Warning all on big campus not easy

If you've the parent of a high school student, you're probably heard about lockdown drills.

A schoolwide alarm sounds, teachers lock their classroom doors and students hide under their desks, cracking jokes but hoping that this is really just practice. These exercises have become almost routine since the mass shooting at Columbine High School in Colorado in 1999.


Unfortunately, a system that works in a controlled high school setting may not work on a college campus.

With thousands of students scattered in dozens of buildings and dorms, eating in cafeterias, walking between classes, riding bikes or shuttle buses, playing Frisbee or commuting in their cars, how do you warn everyone that something is very, very wrong?


Critics have roasted Virginia Tech security officials for not sending out a campus alert Monday morning immediately after a gunman fatally shot two fellow students in a campus dorm. But even if they had sent out an immediate e-mail barrage, there was no assurance that enough of the school's 28,000 students and 1,300 faculty would have gotten the word in time to forestall the gunman's second, far deadlier rampage on the other side of the 2,600-acre campus.

That's one reason why the phones are ringing in the offices of Alertus Technologies, a five-year-old Rockville-based firm founded by a graduate business student who was disturbed by the lack of warnings after two sisters were killed by a tornado that struck the University of Maryland's College Park campus on Sept. 24, 2001.

At 5:10 p.m. that day, the National Weather Service issued a tornado warning for Prince George's County. Just 10 minutes later, the storm was ripping up the campus. "We realized that we really needed a more effective way to notify the campus community of an emergency," said Jason Volk, the firm's founder and CEO.

So he recruited engineering students who designed a simple and relatively inexpensive broadcast system that can beam an alert to a whole campus simultaneously.

Based on low-tech radio transmitters - although it can also use Wi-Fi or wired networks - the Alertus system flashes alerts to beacons mounted on walls in buildings all over campus.

Each beacon has a flashing strobe light, an audible alarm and a liquid crystal display for a written warning such as "Gunman at large - take cover." The beacons can also drive larger displays, such as plasma screens or outdoor marquees.

Volk says the system has been installed in a handful of buildings in College Park, where the business and engineering schools helped him raise the initial capital to get the system into production.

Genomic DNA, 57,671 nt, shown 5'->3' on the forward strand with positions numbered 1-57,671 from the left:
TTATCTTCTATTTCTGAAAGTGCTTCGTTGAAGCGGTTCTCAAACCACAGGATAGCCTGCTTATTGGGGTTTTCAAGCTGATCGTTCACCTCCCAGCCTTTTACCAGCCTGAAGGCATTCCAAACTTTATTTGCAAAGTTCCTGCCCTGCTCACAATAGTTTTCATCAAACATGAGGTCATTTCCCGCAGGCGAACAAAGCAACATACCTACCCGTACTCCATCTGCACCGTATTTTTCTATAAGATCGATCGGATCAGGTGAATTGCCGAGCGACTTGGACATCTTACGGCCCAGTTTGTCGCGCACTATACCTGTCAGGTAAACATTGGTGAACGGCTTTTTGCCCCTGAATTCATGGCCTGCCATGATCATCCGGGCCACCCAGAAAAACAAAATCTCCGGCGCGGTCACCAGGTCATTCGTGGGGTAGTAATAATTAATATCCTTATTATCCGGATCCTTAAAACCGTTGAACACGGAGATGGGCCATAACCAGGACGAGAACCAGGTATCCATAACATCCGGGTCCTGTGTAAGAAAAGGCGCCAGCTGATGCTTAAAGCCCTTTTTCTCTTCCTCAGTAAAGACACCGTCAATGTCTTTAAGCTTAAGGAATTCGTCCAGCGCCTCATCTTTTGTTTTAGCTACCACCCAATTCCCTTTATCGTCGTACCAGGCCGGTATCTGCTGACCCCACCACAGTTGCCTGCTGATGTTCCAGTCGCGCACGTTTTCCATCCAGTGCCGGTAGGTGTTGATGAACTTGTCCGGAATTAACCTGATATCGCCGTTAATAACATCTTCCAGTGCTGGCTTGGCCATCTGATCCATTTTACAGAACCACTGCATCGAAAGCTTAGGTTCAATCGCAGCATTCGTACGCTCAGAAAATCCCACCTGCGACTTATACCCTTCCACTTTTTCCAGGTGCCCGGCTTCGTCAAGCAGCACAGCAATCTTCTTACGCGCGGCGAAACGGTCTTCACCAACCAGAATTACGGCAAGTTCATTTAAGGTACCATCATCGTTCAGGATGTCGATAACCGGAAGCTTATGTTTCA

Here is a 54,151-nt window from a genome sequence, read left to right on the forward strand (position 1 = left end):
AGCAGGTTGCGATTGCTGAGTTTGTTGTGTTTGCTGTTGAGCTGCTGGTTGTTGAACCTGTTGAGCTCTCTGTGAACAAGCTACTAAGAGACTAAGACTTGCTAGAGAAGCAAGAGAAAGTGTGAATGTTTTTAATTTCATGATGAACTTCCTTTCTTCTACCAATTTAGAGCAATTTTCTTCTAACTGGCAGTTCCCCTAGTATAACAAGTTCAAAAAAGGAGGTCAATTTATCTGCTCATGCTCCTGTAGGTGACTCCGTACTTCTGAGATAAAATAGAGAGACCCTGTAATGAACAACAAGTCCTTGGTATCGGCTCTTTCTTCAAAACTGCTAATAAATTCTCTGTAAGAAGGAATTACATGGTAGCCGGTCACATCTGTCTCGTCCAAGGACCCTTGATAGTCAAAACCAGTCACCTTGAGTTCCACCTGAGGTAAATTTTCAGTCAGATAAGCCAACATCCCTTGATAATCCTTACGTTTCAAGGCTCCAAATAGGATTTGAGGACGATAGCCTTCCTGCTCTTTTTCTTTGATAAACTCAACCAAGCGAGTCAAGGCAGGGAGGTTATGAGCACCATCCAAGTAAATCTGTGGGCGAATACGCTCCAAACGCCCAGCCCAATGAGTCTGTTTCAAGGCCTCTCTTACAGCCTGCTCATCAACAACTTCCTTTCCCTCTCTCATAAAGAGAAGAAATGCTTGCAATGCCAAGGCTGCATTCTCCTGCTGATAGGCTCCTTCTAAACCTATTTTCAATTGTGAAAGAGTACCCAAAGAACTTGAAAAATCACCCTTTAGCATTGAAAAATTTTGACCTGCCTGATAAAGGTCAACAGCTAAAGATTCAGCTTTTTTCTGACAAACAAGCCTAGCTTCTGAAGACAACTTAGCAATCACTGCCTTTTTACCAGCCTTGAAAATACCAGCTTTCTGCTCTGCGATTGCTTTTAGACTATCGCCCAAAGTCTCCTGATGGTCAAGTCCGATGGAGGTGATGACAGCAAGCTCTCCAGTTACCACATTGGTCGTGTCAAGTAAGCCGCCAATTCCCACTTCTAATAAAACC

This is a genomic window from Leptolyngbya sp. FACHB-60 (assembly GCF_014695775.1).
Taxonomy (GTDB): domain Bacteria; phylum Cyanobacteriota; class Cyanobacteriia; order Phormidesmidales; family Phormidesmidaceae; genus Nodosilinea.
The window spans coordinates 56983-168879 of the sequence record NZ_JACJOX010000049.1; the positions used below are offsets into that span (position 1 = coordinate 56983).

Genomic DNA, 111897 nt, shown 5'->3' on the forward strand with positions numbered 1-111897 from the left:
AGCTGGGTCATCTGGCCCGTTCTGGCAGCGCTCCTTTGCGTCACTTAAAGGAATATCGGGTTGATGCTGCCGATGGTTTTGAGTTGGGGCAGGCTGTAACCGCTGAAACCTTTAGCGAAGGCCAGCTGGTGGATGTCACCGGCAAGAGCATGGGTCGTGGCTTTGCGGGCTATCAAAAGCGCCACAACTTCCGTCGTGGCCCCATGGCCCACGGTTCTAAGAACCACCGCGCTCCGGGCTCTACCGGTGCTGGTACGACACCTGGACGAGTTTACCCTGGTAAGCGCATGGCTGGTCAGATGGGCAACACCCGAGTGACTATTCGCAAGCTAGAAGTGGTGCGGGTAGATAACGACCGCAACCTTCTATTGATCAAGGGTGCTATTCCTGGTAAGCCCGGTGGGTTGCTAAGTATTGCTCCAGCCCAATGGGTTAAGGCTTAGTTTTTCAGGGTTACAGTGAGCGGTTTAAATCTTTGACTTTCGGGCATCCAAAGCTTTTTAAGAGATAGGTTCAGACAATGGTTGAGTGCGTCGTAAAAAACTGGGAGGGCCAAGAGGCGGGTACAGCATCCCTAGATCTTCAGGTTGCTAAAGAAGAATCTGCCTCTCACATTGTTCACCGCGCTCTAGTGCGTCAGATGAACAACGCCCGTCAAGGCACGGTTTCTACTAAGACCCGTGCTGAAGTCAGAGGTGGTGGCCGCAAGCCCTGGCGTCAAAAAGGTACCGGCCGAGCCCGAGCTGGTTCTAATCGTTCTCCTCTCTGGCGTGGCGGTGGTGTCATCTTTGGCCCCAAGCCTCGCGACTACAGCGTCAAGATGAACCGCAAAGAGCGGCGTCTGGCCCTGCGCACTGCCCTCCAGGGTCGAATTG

Other customers, Volk said, include Allegany County schools in Maryland, Mesa (Ariz.) Community College and the Berkeley County, W.Va., School District, with more in the pipeline - especially since Monday.


"Many campuses have indicated that they're not any more prepared than Virginia Tech was," Volk said. "The reality is that this is a critical issue for them right now."

Volk said his company can equip a large campus for less than $1 million - which he expects will be a major selling point.

There's little question that colleges will look hard at the high- and low-tech options available. The simplest, of course, would be a campuswide public address system.

Almost every elementary and secondary school in the country has one of these, but most colleges are so spread out that the cost would be prohibitive.

Almost all students and faculty have e-mail - but that can take hours to spread - with no way to reach students who are in class or just walking around campus. And it doesn't help maintenance, cafeteria and grounds workers who don't have e-mail.

Some schools, like the University of South Florida, have been trying to get students to sign up for cell phone alerts. But after two years, only 5,000 of the school's 45,000 students had enrolled in its Mobull Plus plan, according to the university's Web site. Of course, that was before the Virginia Tech attack.


There are also questions about the capacity of local cell towers to handle thousands of simultaneous warning calls or text messages, particularly in rural areas. Similar questions apply to users of extended pagers like the famed RIM BlackBerry - millions of whose users endured a 14-hour outage this week after a meltdown at the company's North American computer center in Canada.

Bottom line: No single technology can deliver timely warnings of natural or man-made danger to the thousands of students, faculty and staff who live on, commute to and roam the nation's college campuses. Security officers will have to develop creative combinations of communications channels - and hope that they never have to use them.